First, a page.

Disclaimer of Inheritance: Not a Fraudulent Transfer Under Section 548, but….

Imagine 5 months before debtor files bankruptcy, she was notified that her late grandmother left her a mansion in Beverly Hills and $50,000 in life insurance proceeds.  Debtor, who was concerned that her creditors would snatch up the assets, instead decided to disclaim her interest in this inheritance — meaning she waived her right to receive the inheritance.  It is common sense that nobody can be forced to accept something if they do not choose to and the transfer of title to the property does not vest in the person until the recipient accepts it.

Under California’s Probate Code, a beneficiary to an inheritance may disclaim any property interest as long as they file the disclaimer in accordance with the Probate statute (i.e. sign it, identify who is seeking to transfer you the asset (grandma) and voluntarily disclaim the asset).  Debtor has now “transferred” her right to inheritance to another person before filing bankruptcy.   Is this a prepetition fraudulent transfer that is voidable by the trustee under Uniform Voidable Transaction Act?

No, it’s not.

In the 9th Circuit’s case of Costas, the debtor’s prepetition disclaimer divested the debtor of a property interest and therefore the trustee could not avoid it.  The court held, “…a properly executed disclaimer does not qualify as a ‘transfer of an interest of property’ for purposes of Section 548.”   However, there is another 9th Circuit case called Bensal, which held that the transfer can be avoidable under the Federal Debt Collection Practices Act (FDCPA).   The FDCPA has a provision focusing on the United States as a creditor.  So, the Chapter 7 trustee may step in the shoes of the U.S. if they are an unsecured creditor in the debtor’s case, via Section 544(b), and thereby avoid the disclaimer that way.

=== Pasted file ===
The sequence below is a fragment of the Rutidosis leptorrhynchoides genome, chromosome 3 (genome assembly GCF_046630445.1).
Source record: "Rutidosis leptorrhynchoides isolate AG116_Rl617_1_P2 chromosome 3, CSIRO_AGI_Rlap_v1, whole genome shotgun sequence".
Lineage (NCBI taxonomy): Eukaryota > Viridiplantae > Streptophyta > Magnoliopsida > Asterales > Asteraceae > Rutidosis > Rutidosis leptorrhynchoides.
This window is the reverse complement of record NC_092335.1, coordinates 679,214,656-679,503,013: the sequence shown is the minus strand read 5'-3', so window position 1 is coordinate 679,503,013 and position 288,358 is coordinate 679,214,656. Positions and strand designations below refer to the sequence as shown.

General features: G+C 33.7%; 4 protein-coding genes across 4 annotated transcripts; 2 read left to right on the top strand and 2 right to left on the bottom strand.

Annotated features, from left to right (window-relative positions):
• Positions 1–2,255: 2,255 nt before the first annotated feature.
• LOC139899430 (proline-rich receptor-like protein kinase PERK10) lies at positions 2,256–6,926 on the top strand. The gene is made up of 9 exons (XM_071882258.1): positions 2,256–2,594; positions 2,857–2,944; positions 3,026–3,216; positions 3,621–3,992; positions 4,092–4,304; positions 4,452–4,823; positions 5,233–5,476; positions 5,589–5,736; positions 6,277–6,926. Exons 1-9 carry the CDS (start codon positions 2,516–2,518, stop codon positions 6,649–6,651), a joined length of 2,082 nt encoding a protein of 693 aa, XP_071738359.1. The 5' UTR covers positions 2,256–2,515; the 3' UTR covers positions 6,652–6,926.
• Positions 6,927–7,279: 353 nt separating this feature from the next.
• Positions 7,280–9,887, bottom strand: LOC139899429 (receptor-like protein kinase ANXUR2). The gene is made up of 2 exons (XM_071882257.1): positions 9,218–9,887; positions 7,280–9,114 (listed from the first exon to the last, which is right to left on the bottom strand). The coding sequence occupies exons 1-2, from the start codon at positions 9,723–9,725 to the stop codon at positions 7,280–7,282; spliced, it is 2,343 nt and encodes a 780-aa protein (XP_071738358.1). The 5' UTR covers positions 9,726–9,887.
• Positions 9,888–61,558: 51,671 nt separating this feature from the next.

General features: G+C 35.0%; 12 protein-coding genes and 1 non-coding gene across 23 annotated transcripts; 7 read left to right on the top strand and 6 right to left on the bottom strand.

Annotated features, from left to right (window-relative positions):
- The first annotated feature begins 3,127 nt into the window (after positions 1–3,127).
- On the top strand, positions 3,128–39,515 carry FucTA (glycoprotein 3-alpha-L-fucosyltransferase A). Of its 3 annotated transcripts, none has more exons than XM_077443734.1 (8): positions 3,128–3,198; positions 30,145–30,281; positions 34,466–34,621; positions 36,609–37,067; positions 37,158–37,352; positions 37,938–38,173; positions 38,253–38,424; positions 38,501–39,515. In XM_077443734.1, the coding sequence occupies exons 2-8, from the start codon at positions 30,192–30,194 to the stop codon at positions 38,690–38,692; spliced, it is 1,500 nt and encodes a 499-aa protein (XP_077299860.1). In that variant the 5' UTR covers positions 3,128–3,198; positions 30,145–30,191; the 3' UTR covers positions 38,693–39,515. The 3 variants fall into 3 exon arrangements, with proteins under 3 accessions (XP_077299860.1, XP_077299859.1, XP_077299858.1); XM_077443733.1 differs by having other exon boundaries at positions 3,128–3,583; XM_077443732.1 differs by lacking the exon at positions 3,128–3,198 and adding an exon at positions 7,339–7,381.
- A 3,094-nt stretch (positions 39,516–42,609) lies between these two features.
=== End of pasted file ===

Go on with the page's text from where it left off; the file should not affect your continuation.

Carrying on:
Sevan Gorginian, Esq.

Law Office of Sevan Gorginian

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